Tuesday, June 17, 2008

Google Street View as a Solution to High Gas Prices?

OK, so you probably know by now that Google Street View has arrived in St Louis.

Not every street is completed yet, but large swaths of South City are done, as are pockets of North City, and most of Kirkwood and Webster Groves. In other areas, only major streets and roads have been photographed and uploaded.

This seems like it could be a great tool for a lot of uses:

  • Prospective home-buyers could use Street View to compare what a house's front facade and surroundings look like, with what they get on Realtor.com

  • City planners could use it to supplement data they already have about real estate markets and building conditions

  • Neighborhood residents and leaders could use it to highlight problem locations, because of course city neighborhoods are not two-dimensional but three! For example, it could perhaps be used (along with other supporting evidence of course) to evict one tenant in a four- or six-family building that was engaged in criminal activity, rather than shutting the whole building down (wishful thinking I realize...)

  • Aldermen could use Street View to verify the locations of problem spots about which their constituents complain, again combined with other data

  • These are just some potential uses. I am a little uneasy about the potential privacy issues, but given that faces and license plate numbers are pretty much always rendered unidentifiable, you'd really have to know exactly what somebody's car looked like or exactly what clothes a particular person owns in order to identify them precisely. Besides which, how much of a privacy expectation is there really on a public street? Anonymity, yes, that I can understand we expect anonymity when in public. But complete privacy is unrealistic; after all, you never really know when you might just happen to run into somebody you know on the street.

    The other thing that is striking about Street View is just how few people you see walking on the sidewalks in downtown St. Louis. Maybe that's because the images were taken at off-peak hours to minimize the number of car license plates and human faces that would need to be distorted. Indeed, comparing downtown Chicago with downtown St. Louis on Street View, suggests that is exactly what they are doing. It's almost as dead-looking as downtown St. Louis is on Street View!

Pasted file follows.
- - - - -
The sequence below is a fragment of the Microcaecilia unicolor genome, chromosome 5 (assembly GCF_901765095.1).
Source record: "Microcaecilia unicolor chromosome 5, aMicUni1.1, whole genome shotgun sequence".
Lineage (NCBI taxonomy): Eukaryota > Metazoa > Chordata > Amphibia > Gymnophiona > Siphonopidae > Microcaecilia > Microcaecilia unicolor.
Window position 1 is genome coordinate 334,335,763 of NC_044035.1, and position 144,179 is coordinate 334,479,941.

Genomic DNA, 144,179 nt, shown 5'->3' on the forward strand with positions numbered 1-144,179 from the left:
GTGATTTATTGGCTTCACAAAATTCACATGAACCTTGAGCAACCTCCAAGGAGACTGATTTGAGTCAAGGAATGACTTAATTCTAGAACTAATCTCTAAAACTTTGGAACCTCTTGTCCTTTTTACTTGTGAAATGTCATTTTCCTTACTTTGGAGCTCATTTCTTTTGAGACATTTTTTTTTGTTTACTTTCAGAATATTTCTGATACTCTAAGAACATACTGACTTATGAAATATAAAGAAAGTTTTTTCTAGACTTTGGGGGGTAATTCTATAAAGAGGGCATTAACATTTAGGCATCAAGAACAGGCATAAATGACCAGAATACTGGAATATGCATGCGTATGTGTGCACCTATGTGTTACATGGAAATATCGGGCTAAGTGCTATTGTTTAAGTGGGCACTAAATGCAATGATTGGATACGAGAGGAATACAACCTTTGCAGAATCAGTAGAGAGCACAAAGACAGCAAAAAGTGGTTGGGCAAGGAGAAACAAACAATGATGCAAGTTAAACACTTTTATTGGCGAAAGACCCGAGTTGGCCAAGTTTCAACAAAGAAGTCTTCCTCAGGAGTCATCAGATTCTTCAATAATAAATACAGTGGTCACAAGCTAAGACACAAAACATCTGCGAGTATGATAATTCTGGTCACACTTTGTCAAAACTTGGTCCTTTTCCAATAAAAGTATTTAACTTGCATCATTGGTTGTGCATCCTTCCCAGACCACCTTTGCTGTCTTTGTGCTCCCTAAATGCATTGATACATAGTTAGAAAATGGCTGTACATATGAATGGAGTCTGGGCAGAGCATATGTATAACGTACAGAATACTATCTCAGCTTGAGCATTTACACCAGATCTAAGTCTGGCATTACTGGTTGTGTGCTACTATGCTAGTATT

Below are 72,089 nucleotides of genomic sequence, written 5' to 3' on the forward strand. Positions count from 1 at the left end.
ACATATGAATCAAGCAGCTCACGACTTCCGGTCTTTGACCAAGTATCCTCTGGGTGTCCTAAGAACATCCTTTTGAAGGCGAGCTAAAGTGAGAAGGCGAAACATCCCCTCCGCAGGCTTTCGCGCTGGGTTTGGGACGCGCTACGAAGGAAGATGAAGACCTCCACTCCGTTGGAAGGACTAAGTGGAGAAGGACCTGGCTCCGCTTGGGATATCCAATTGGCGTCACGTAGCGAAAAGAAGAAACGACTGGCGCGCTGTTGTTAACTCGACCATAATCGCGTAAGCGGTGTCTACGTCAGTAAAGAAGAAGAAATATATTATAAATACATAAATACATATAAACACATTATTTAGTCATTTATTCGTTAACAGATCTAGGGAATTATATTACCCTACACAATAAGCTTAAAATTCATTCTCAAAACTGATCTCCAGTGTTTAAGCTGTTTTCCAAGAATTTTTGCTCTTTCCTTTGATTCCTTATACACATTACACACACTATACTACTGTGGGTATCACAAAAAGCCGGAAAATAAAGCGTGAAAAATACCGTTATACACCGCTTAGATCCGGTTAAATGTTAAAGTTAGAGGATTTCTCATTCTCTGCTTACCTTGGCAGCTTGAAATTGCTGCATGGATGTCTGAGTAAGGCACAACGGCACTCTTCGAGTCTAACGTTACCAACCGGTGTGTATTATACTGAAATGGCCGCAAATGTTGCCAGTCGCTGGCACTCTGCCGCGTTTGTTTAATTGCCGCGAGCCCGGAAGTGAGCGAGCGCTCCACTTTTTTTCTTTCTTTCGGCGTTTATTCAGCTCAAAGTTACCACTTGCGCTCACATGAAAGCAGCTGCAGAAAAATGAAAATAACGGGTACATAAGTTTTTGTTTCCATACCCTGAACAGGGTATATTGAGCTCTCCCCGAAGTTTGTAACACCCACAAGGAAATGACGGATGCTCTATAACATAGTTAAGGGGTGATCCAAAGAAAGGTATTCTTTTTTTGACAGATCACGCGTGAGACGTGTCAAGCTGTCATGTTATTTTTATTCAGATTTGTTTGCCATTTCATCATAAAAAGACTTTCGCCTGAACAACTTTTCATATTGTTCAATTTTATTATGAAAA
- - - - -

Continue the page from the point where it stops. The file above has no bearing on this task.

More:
Now midtown Manhattan seems filled with people on Street View.... but maybe, in fact, that was the slowest period they could find in Times Square! I guess a slow period in NYC (Sunday morning?) is about the same level of pedestrian activity as at a weekday lunchtime in downtown St. Louis!

    Anyway, it does help reduce my urge to drive around and look at trains. At least, for a few days anyway. ;-) I'm still not sure how they managed to photograph all along South Wharf Street alongside the flood wall between Chouteau and Victor like they did. I didn't even think that was a public street anymore!

    I did notice they have not photographed Arsenal Street east of Broadway, nor 2nd Street from Arsenal to Cherokee. I wondered whether that was at the request of our local intelligence agency, NGA. After all, while I'm sure they have access to many other tools more sophisticated than Google Maps and Google Earth, they are probably still a potential customer for such products.

    Then again, if I really want to see what the outside walls of NGA looks like, I could just drive right by, which I did last night and saw there was still a softball game going on across the street in Lyon Park, well after dark!

    Come to think of it, that's gotta be one of the most well-secured parks in the city, with NGA on one side and A-B on the other. And yet zero houses are located within a one-block radius, although there's a few dozen homes just uphill across Broadway around St. Agatha's in the Soulard neighborhood.

    No comments: